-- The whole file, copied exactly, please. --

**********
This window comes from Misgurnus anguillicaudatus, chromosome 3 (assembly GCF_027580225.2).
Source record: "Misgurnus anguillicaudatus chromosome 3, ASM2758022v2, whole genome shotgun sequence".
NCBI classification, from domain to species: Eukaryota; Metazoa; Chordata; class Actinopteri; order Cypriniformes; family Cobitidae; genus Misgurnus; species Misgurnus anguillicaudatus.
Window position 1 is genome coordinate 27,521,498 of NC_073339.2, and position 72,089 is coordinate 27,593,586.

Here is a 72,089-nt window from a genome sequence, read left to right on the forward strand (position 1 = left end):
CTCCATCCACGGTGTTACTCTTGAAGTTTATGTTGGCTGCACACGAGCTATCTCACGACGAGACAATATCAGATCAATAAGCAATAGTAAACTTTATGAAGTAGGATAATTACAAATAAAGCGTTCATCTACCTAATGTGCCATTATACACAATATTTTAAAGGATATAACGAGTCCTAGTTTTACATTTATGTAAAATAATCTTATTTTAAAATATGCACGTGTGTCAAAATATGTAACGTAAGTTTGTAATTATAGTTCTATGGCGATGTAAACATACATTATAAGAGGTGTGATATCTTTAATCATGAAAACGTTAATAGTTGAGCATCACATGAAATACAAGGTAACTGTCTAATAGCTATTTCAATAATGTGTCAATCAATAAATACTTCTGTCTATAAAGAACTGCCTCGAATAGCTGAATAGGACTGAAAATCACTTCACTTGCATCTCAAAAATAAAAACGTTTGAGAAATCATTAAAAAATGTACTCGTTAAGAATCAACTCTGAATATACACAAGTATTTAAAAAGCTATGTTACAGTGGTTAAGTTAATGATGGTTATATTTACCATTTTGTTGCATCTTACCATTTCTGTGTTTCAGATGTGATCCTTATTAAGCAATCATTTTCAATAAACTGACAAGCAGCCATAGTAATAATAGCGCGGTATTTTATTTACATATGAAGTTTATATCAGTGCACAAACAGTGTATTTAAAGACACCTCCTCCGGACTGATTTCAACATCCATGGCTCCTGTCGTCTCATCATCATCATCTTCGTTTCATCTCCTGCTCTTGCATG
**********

This window comes from Misgurnus anguillicaudatus, chromosome 3 (assembly GCF_027580225.2).
Source record: "Misgurnus anguillicaudatus chromosome 3, ASM2758022v2, whole genome shotgun sequence".
NCBI classification, from domain to species: Eukaryota; Metazoa; Chordata; class Actinopteri; order Cypriniformes; family Cobitidae; genus Misgurnus; species Misgurnus anguillicaudatus.
Window position 1 is genome coordinate 27,521,498 of NC_073339.2, and position 72,089 is coordinate 27,593,586.

Here is a 72,089-nt window from a genome sequence, read left to right on the forward strand (position 1 = left end):
CTCCATCCACGGTGTTACTCTTGAAGTTTATGTTGGCTGCACACGAGCTATCTCACGACGAGACAATATCAGATCAATAAGCAATAGTAAACTTTATGAAGTAGGATAATTACAAATAAAGCGTTCATCTACCTAATGTGCCATTATACACAATATTTTAAAGGATATAACGAGTCCTAGTTTTACATTTATGTAAAATAATCTTATTTTAAAATATGCACGTGTGTCAAAATATGTAACGTAAGTTTGTAATTATAGTTCTATGGCGATGTAAACATACATTATAAGAGGTGTGATATCTTTAATCATGAAAACGTTAATAGTTGAGCATCACATGAAATACAAGGTAACTGTCTAATAGCTATTTCAATAATGTGTCAATCAATAAATACTTCTGTCTATAAAGAACTGCCTCGAATAGCTGAATAGGACTGAAAATCACTTCACTTGCATCTCAAAAATAAAAACGTTTGAGAAATCATTAAAAAATGTACTCGTTAAGAATCAACTCTGAATATACACAAGTATTTAAAAAGCTATGTTACAGTGGTTAAGTTAATGATGGTTATATTTACCATTTTGTTGCATCTTACCATTTCTGTGTTTCAGATGTGATCCTTATTAAGCAATCATTTTCAATAAACTGACAAGCAGCCATAGTAATAATAGCGCGGTATTTTATTTACATATGAAGTTTATATCAGTGCACAAACAGTGTATTTAAAGACACCTCCTCCGGACTGATTTCAACATCCATGGCTCCTGTCGTCTCATCATCATCATCTTCGTTTCATCTCCTGCTCTTGCATG